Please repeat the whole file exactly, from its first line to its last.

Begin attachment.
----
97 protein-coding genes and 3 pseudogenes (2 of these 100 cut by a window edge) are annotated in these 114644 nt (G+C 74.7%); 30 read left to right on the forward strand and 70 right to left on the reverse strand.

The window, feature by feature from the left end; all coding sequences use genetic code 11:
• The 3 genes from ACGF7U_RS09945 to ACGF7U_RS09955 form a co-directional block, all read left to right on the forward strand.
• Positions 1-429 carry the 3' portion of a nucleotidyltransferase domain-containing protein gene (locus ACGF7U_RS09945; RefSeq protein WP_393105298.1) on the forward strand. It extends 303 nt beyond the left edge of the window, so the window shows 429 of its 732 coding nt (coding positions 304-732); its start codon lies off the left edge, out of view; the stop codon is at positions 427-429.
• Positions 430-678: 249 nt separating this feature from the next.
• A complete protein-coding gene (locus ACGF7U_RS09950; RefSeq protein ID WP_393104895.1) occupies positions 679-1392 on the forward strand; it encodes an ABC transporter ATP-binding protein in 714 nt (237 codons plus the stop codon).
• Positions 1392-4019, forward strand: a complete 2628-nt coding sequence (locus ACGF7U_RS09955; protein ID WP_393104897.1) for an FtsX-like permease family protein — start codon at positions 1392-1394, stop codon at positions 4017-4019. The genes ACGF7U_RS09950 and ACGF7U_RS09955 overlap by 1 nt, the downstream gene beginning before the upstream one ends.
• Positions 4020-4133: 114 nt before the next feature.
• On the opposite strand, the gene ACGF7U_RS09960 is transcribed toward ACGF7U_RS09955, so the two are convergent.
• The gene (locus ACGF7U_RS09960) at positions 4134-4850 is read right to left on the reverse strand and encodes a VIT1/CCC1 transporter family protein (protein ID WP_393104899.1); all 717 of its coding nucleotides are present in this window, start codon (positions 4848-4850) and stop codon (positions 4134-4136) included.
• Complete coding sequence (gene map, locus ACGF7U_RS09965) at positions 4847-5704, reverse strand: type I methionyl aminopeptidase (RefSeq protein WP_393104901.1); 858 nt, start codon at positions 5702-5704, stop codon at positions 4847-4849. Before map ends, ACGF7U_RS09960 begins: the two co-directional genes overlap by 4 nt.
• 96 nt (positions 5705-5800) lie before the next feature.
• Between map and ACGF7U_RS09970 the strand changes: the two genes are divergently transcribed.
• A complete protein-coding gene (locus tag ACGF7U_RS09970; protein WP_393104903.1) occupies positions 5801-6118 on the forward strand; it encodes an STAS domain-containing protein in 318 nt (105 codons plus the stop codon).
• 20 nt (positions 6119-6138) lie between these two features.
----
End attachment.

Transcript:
97 protein-coding genes and 3 pseudogenes (2 of these 100 cut by a window edge) are annotated in these 114644 nt (G+C 74.7%); 30 read left to right on the forward strand and 70 right to left on the reverse strand.

The window, feature by feature from the left end; all coding sequences use genetic code 11:
• The 3 genes from ACGF7U_RS09945 to ACGF7U_RS09955 form a co-directional block, all read left to right on the forward strand.
• Positions 1-429 carry the 3' portion of a nucleotidyltransferase domain-containing protein gene (locus ACGF7U_RS09945; RefSeq protein WP_393105298.1) on the forward strand. It extends 303 nt beyond the left edge of the window, so the window shows 429 of its 732 coding nt (coding positions 304-732); its start codon lies off the left edge, out of view; the stop codon is at positions 427-429.
• Positions 430-678: 249 nt separating this feature from the next.
• A complete protein-coding gene (locus ACGF7U_RS09950; RefSeq protein ID WP_393104895.1) occupies positions 679-1392 on the forward strand; it encodes an ABC transporter ATP-binding protein in 714 nt (237 codons plus the stop codon).
• Positions 1392-4019, forward strand: a complete 2628-nt coding sequence (locus ACGF7U_RS09955; protein ID WP_393104897.1) for an FtsX-like permease family protein — start codon at positions 1392-1394, stop codon at positions 4017-4019. The genes ACGF7U_RS09950 and ACGF7U_RS09955 overlap by 1 nt, the downstream gene beginning before the upstream one ends.
• Positions 4020-4133: 114 nt before the next feature.
• On the opposite strand, the gene ACGF7U_RS09960 is transcribed toward ACGF7U_RS09955, so the two are convergent.
• The gene (locus ACGF7U_RS09960) at positions 4134-4850 is read right to left on the reverse strand and encodes a VIT1/CCC1 transporter family protein (protein ID WP_393104899.1); all 717 of its coding nucleotides are present in this window, start codon (positions 4848-4850) and stop codon (positions 4134-4136) included.
• Complete coding sequence (gene map, locus ACGF7U_RS09965) at positions 4847-5704, reverse strand: type I methionyl aminopeptidase (RefSeq protein WP_393104901.1); 858 nt, start codon at positions 5702-5704, stop codon at positions 4847-4849. Before map ends, ACGF7U_RS09960 begins: the two co-directional genes overlap by 4 nt.
• 96 nt (positions 5705-5800) lie before the next feature.
• Between map and ACGF7U_RS09970 the strand changes: the two genes are divergently transcribed.
• A complete protein-coding gene (locus tag ACGF7U_RS09970; protein WP_393104903.1) occupies positions 5801-6118 on the forward strand; it encodes an STAS domain-containing protein in 318 nt (105 codons plus the stop codon).
• 20 nt (positions 6119-6138) lie between these two features.